March Is the Cruelest Month

Spring officially arrived this week, with March 19 marking the vernal equinox. According to meteorologists, “meteorological spring’ began even sooner on March 1.

The poet Emily Dickinson extolled the arrival of March (“Dear March—Come in— How glad I am—”). But we always have viewed March as the ultimate tease. Emily Dickinson lived in Amherst, far from the coast, where ocean breezes off the still-frigid Atlantic — water temps are their coldest in March — can lower the dreaded wind-chill factor by 10 degrees even on sunny days.

For those of us who have been lifelong residents of Eastern Mass., March is the month on the calendar that we long for with great anticipation after the harsh winter season. But it always disappoints, like an object of desire who fails to live up to our expectations.

Admittedly, these past few winters have not been too tough to take, both in terms of the lack of cold and snow, which environmental scientists tell us is the beginning of a long-term trend of warmer winters because of climate change. Those milder winters have given us all the more reason to hope that March would be even more temperate compared to the past, but our hopes have been Mother Nature.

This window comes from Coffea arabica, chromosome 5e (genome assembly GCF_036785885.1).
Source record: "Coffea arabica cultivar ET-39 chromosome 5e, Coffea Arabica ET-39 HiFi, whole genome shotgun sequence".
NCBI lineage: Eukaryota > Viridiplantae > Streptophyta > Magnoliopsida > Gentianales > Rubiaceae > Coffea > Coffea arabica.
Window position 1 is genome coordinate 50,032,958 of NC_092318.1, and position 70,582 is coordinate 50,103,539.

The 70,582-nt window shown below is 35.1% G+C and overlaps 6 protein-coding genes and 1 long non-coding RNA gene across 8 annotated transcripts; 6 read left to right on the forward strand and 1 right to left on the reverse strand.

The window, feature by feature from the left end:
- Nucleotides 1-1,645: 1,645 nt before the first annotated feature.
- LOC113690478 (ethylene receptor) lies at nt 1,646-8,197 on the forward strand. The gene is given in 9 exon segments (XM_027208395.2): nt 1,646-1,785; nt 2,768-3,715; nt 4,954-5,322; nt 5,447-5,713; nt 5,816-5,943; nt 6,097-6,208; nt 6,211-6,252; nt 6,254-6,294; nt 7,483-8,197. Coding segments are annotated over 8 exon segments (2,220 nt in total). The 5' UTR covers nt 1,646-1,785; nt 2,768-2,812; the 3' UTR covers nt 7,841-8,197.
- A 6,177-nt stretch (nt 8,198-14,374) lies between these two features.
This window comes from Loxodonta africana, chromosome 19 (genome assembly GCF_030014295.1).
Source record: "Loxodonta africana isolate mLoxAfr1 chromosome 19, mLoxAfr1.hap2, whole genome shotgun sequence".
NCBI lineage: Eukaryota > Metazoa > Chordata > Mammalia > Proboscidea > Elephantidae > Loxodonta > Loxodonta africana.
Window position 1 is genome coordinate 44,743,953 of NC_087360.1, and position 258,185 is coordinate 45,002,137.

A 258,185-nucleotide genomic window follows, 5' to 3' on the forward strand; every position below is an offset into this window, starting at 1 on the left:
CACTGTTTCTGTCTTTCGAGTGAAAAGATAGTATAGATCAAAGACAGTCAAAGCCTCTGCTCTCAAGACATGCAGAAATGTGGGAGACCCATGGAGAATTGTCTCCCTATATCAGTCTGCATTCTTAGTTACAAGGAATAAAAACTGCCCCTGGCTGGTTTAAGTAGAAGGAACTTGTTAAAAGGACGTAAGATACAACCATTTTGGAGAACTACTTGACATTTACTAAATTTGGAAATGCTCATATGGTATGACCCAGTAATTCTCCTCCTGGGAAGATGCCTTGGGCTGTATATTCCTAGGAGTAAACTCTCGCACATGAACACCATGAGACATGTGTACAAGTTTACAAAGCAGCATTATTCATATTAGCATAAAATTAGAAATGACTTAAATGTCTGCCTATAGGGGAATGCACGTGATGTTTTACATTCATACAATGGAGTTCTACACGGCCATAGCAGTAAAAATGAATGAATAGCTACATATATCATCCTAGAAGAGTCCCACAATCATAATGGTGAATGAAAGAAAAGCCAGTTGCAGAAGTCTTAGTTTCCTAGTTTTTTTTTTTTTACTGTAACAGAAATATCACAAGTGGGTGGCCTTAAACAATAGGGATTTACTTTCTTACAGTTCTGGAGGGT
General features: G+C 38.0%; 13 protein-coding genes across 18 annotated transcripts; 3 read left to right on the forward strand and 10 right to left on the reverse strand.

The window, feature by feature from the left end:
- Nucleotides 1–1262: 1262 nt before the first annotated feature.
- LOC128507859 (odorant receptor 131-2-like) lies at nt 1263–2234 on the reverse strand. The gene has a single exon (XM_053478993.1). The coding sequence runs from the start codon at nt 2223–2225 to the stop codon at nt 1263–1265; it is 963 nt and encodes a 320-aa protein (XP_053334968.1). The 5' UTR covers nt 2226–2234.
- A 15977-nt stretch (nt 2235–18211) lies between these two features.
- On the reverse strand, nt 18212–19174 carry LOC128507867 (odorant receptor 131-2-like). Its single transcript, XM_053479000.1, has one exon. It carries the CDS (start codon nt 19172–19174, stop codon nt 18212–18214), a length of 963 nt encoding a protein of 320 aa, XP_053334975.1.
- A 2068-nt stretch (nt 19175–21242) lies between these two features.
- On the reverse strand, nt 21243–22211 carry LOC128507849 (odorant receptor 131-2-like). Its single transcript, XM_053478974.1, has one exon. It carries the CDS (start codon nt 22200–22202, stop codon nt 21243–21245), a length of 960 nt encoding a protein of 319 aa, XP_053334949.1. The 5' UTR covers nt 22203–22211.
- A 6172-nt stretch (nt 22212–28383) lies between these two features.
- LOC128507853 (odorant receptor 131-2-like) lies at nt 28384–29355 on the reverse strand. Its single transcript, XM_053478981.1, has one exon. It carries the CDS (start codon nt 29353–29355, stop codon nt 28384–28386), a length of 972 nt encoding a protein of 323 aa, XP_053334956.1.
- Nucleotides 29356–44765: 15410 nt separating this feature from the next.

To be sure, we had some warm weather last week and the crocuses and snowdrops have been pushing through the ground for a while now, especially in the areas of our gardens in full sun. But the cold weather that is forecast for the coming week, with below-freezing temperatures every night and early-morning, is anything but a harbinger of the coming spring season.

One of the earliest memories of our childhood was learning the aphorism, “March comes in like a lion and goes out like a lamb.” Despite the onset of climate-change, that saying remains as true today as it was then.

Leave a Reply

Your email address will not be published. Required fields are marked *